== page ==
As the UNHRC meets in February and March 2021 to evaluate the Sri Lankan Government’s commitments under Resolution 40/1 and plan further action, we urge that member states categorically come to this conclusion by way of a final Resolution. The Resolution must declare that Sri Lanka has failed in its obligations to investigate allegations of violations committed during the armed ethnic conflict and atrocity crimes including genocide, crimes against humanity and war crimes. In such a context the Resolution must acknowledge that there is no prospect for accountability in Sri Lanka by way of its own domestic mechanisms or through hybrid mechanisms.

We request the following:

  1. Member States urge in the new resolution that other organs of the United Nations including the UN Security Council and the UN General Assembly take up the matter and take suitable action by reference to the International Criminal Court and any other appropriate and effective international accountability mechanisms to inquire into the crime of genocide, war crimes and crimes against humanity.
  2. The President of the UNHRC refers matters on accountability in Sri Lanka back to the UN Secretary General for action as stated above.
  3. Member States to mandate the Office of the High Commissioner for Human Rights (OHCHR) to continue to monitor Sri Lanka for ongoing violations and have an OHCHR field presence in country.
  4. Without detracting from that which has been stated in point 1 above, take steps to establish an evidence gathering mechanism similar to the International Independent Investigatory Mechanism (IIIM) in relation to Syria established as a subsidiary body of the UN General Assembly with a strict time frame of twelve months duration.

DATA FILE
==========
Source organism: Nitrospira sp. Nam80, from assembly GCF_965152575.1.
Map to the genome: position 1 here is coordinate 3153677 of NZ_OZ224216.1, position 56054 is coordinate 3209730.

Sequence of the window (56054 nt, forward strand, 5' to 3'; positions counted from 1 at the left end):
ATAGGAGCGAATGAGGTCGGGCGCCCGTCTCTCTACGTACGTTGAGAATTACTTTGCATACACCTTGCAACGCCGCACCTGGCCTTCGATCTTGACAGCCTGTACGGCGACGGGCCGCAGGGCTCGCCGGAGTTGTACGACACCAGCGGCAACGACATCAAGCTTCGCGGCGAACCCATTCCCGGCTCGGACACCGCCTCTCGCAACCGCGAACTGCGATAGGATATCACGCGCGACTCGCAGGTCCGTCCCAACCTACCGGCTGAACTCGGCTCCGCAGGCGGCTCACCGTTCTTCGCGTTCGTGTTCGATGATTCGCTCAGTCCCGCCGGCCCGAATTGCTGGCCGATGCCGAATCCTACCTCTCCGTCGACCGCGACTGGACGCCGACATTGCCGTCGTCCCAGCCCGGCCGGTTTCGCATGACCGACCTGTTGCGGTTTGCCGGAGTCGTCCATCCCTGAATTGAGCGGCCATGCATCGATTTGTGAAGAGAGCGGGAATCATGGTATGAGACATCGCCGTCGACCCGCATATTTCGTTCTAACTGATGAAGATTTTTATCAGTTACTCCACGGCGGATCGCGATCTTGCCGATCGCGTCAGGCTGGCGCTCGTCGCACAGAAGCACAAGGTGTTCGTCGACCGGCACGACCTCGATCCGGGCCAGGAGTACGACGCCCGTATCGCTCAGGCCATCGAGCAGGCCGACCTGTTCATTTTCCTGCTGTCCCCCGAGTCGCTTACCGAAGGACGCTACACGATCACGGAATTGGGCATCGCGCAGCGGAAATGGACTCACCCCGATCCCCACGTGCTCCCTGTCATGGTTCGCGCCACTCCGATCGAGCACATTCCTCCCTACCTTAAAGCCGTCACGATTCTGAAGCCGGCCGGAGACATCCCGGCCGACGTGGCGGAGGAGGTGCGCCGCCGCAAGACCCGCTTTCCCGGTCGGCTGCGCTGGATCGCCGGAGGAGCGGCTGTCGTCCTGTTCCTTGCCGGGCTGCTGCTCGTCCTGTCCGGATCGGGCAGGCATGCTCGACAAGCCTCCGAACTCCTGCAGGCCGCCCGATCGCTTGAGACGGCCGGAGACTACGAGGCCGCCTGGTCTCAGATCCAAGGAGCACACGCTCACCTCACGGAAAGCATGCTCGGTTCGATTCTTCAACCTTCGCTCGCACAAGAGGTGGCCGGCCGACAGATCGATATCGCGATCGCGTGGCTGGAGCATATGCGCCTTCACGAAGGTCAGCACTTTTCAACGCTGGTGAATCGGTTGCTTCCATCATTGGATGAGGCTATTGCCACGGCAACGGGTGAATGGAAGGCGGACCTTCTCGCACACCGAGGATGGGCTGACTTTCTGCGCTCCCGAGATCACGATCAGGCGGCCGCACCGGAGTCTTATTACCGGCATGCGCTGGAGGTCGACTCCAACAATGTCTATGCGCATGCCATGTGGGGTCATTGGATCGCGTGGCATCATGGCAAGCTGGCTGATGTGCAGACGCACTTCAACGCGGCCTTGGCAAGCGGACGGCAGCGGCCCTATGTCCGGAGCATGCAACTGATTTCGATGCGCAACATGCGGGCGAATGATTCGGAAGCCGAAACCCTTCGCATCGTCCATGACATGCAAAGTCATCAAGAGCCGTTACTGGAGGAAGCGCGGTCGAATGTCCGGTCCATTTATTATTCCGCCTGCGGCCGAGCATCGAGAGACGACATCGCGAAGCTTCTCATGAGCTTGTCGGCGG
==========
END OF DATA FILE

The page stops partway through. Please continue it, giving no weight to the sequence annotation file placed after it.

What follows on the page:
We reiterate the need for concrete action with accountability and for the above the matter to be escalated to higher forums.

Thus, we urge Member States to take decisive and timely action to grant redress to the people who have been denied justice thus far.


  1. Hon. R. Sampanthan
    Member of Parliament
    Leader - Tamil National Alliance

  2. Hon. G. G. Ponnambalam
    Member of Parliament
    Leader - Tamil National People’s Front

  3. Hon. Justice C.V. Wigneswaran
    Member of Parliament
    Leader - Tamil Makkal Tesiya Kootani

  4. Rev.Fr. Leo Amstrong
    Tamil Heritage Forum, Mullaitivu

  5. Mr. Sabharathinam Sivayohanathan
    Eastern Province Civil Society Forum

  6. Mr. Rasalingham Vikneswaran
    President - Amparai Civil Society forum

  7. Mr. Amarasingham Gajenthiran
    General secretary - Tamil Civil Society Forum (TCSF)

  8. Ms. Yogarasa Kanagaranjini
    President - Association for Relatives of the Enforced Disappearances, North and East.

  9. Mr. Subramanium Sivaharan
    President - Tamil Thesiya Vaalvurimai Iyakkam (TTVI)

  10. Velan Swamikal
    Sivaguru Aatheenam

  11. Rt. Rev. Dr. C. Noel Emmanuel
    Bishop of Trincomalee

External Links:
IIIM on Syria: IIIM Syria: Terms of Reference